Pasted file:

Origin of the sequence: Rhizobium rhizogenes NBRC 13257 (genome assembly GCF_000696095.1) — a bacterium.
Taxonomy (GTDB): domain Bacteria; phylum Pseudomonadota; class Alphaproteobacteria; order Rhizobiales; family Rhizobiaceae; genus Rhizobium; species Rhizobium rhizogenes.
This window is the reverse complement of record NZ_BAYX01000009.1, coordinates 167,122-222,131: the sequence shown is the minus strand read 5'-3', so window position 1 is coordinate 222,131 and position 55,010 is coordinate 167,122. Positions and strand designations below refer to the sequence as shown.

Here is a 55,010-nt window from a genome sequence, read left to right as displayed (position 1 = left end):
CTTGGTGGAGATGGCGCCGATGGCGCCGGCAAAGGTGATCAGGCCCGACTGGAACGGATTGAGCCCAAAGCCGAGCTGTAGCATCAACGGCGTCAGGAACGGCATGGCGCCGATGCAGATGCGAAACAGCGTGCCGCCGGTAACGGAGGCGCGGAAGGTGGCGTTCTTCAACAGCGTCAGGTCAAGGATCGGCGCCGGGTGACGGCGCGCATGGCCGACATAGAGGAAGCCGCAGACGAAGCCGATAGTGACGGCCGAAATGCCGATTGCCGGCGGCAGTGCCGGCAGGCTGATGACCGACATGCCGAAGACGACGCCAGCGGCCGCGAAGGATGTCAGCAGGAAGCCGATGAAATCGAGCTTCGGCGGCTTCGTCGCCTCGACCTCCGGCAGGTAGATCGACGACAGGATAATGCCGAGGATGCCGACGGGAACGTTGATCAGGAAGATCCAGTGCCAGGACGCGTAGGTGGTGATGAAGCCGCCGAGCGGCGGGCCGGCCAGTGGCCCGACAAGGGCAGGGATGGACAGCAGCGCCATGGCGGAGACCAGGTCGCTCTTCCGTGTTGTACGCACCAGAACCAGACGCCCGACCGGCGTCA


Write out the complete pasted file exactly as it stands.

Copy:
Origin of the sequence: Rhizobium rhizogenes NBRC 13257 (genome assembly GCF_000696095.1) — a bacterium.
Taxonomy (GTDB): domain Bacteria; phylum Pseudomonadota; class Alphaproteobacteria; order Rhizobiales; family Rhizobiaceae; genus Rhizobium; species Rhizobium rhizogenes.
This window is the reverse complement of record NZ_BAYX01000009.1, coordinates 167,122-222,131: the sequence shown is the minus strand read 5'-3', so window position 1 is coordinate 222,131 and position 55,010 is coordinate 167,122. Positions and strand designations below refer to the sequence as shown.

Here is a 55,010-nt window from a genome sequence, read left to right as displayed (position 1 = left end):
CTTGGTGGAGATGGCGCCGATGGCGCCGGCAAAGGTGATCAGGCCCGACTGGAACGGATTGAGCCCAAAGCCGAGCTGTAGCATCAACGGCGTCAGGAACGGCATGGCGCCGATGCAGATGCGAAACAGCGTGCCGCCGGTAACGGAGGCGCGGAAGGTGGCGTTCTTCAACAGCGTCAGGTCAAGGATCGGCGCCGGGTGACGGCGCGCATGGCCGACATAGAGGAAGCCGCAGACGAAGCCGATAGTGACGGCCGAAATGCCGATTGCCGGCGGCAGTGCCGGCAGGCTGATGACCGACATGCCGAAGACGACGCCAGCGGCCGCGAAGGATGTCAGCAGGAAGCCGATGAAATCGAGCTTCGGCGGCTTCGTCGCCTCGACCTCCGGCAGGTAGATCGACGACAGGATAATGCCGAGGATGCCGACGGGAACGTTGATCAGGAAGATCCAGTGCCAGGACGCGTAGGTGGTGATGAAGCCGCCGAGCGGCGGGCCGGCCAGTGGCCCGACAAGGGCAGGGATGGACAGCAGCGCCATGGCGGAGACCAGGTCGCTCTTCCGTGTTGTACGCACCAGAACCAGACGCCCGACCGGCGTCA